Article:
Hi Dibyendu,

As mentioned in previous responses dealing with success as well as failure is part of growing up. We all did it while learning the complex process of standing and walking! This same process should continue as a norm, fall on your butt or face, brush yourself off and give it another try hey you may cry a little for sympathies but that is about it.
What is driving the process of suicide and killing is the lack of understanding of human relationships and interdependence. Kids play these stupid games where they are trained to react instinctively and instantly to kill, movies also show the same processes. Now at times they exchange reality with gaming and off themselves or somebody else.
The media should never mention the identity of killer so as to give them notoriety as this just makes the problems of drifting from fantasy to reality worst.


Best Regards,
Aneal M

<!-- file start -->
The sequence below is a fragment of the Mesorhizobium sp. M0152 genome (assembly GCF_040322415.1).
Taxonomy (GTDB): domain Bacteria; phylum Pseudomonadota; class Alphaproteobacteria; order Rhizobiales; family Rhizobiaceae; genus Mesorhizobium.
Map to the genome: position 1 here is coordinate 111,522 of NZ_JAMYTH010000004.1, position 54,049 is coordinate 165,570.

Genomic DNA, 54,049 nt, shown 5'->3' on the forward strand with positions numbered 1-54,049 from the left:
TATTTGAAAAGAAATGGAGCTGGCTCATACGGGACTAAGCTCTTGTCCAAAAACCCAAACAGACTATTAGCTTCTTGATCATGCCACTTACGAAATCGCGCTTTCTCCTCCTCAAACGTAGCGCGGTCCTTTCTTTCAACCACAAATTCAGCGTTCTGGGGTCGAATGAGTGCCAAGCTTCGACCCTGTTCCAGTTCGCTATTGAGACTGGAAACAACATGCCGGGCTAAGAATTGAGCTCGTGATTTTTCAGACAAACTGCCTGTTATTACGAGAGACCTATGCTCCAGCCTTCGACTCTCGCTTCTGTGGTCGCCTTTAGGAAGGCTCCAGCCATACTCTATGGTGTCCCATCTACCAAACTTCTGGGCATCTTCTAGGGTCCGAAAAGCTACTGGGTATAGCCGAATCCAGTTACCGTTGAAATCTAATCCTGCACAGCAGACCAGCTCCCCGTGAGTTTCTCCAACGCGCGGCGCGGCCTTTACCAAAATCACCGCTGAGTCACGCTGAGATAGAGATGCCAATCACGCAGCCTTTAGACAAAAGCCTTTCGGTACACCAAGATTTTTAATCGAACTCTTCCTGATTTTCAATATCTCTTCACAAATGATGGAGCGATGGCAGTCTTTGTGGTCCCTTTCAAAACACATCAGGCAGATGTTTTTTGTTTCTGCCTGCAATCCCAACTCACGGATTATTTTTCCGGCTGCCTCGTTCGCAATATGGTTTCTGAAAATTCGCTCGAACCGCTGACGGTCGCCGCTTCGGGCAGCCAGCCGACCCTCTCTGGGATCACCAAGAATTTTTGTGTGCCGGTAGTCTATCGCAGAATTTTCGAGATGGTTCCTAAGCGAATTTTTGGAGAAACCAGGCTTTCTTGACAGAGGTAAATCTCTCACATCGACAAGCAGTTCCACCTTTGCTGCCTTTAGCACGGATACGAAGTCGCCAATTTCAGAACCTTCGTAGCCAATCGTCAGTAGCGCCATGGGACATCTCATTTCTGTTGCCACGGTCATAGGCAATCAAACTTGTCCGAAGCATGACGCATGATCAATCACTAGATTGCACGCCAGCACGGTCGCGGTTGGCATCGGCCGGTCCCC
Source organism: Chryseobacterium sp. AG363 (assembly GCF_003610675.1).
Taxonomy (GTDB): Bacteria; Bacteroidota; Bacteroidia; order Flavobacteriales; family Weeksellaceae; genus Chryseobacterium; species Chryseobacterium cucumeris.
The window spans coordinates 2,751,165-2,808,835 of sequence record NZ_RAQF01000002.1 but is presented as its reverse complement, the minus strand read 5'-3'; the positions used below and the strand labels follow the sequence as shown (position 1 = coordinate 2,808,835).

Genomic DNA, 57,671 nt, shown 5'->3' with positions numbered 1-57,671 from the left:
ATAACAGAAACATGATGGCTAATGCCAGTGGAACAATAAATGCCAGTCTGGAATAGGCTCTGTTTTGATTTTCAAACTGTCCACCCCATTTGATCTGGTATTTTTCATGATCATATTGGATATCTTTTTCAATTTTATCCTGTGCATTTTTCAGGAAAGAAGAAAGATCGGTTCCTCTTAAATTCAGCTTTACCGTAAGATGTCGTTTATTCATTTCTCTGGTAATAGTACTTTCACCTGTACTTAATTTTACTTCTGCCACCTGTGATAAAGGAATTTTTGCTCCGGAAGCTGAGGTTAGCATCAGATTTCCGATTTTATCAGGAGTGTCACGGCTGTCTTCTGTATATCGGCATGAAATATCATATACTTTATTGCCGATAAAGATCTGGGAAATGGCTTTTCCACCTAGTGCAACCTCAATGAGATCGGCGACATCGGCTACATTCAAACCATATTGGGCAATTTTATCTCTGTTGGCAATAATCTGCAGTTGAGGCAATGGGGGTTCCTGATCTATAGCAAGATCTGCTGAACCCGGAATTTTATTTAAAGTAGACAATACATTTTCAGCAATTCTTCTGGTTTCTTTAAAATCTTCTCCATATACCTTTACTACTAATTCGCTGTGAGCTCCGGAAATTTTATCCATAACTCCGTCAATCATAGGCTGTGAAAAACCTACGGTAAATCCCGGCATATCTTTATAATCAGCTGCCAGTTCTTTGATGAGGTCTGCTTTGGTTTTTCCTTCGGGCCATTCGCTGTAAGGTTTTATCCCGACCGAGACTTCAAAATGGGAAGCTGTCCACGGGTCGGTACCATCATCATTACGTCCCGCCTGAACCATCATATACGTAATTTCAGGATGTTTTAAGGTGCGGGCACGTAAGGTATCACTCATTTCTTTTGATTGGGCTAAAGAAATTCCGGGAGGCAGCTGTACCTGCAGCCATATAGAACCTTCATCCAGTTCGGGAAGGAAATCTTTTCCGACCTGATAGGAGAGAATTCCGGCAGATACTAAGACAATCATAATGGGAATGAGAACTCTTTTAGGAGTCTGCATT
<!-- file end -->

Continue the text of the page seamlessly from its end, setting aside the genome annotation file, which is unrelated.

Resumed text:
UK said...

We all understand your standpoint which is more or less based on educational settings in global school systems.

However the situation is much more easy to resolve if you might have a look at the Switzerland models. There children have a close connection to nature and the personal settings in their daily schedules of life.

Parents are heavily involved in the school and university processes and have to take part as an active role. The children or students know from the very first beginning that a network of positive control measures play a strong part in the system which offers the joy of loving and giving as well. Therefore do not wonder if children have to milk cows or to cut grass in the mountains as an active tool for the recovery of healthier environmental or natural ecological programs which are salient.

Yours faithfully

UK

Michael Brittingham said...